A. In the late sixties the Korea Hapkido Association President was Woo Joong KIM, also president of the Dae Woo Company which had many interests in the Middle East. Many HKD instructors went there and taught police forces and military officers. The founder of Krav Maga was a very skilled Israeli boxer and wrestler that participated in some of this training and boiled his knowledge down into a very simple quick to learn practical system to teach the Israeli armed forces. The style looks like some basics from a number of martial arts including HKD. It's a good fighting system; I wouldn't call it a martial *art*. It's immediate destruction no nonsense stuff, great for a sentry in the military; not so good for graduated levels of response necessary for policemen or for the general person in today's society.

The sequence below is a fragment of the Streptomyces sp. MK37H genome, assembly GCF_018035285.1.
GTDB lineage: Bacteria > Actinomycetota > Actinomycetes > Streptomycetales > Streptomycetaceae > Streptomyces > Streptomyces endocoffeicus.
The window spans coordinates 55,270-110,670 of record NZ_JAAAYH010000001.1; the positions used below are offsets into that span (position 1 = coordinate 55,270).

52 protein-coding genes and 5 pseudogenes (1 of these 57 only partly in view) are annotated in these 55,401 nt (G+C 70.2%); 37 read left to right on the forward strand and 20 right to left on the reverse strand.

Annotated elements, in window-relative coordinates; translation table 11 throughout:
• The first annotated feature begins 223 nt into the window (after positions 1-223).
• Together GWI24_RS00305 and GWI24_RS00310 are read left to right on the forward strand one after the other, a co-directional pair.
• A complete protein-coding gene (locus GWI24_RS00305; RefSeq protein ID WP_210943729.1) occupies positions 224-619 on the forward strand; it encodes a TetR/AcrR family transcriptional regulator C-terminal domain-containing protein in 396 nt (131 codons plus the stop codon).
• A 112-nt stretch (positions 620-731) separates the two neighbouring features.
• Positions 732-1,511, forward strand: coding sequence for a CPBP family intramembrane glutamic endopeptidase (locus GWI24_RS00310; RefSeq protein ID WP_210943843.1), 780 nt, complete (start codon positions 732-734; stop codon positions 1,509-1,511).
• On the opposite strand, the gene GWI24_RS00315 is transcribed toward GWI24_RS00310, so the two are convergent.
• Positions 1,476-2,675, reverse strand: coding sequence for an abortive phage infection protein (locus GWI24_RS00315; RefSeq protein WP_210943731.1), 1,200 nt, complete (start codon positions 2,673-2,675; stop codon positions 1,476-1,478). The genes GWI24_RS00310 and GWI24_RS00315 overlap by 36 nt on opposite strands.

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Dobbersky
Black Belt
Black Belt

Joined: 19 Jul 2006
Posts: 1320
Location: Manchester. United Kingdom
Styles: Black Tiger Karate Do

PostPosted: Fri Nov 02, 2012 8:00 am    Post subject: Reply with quote

I'm nervous, when a style calls itself "Combat" or "Real" it sets the sirens off. It may be a really good style but you wouldn't get "Combat" Kyokushin or "Real" Muay Thai etc.

If you wanted anything to complement your Kyokushin, try Judo, Brazilian JiuJitsu or K I'm nervous, when a style calls itself "Combat" or "Real" it sets the sirens off. It may be a really good style but you wouldn't get "Combat" Kyokushin or "Real" Muay Thai etc

If you wanted anything to complement your Kyokushin, try Judo, Brazilian JiuJitsu or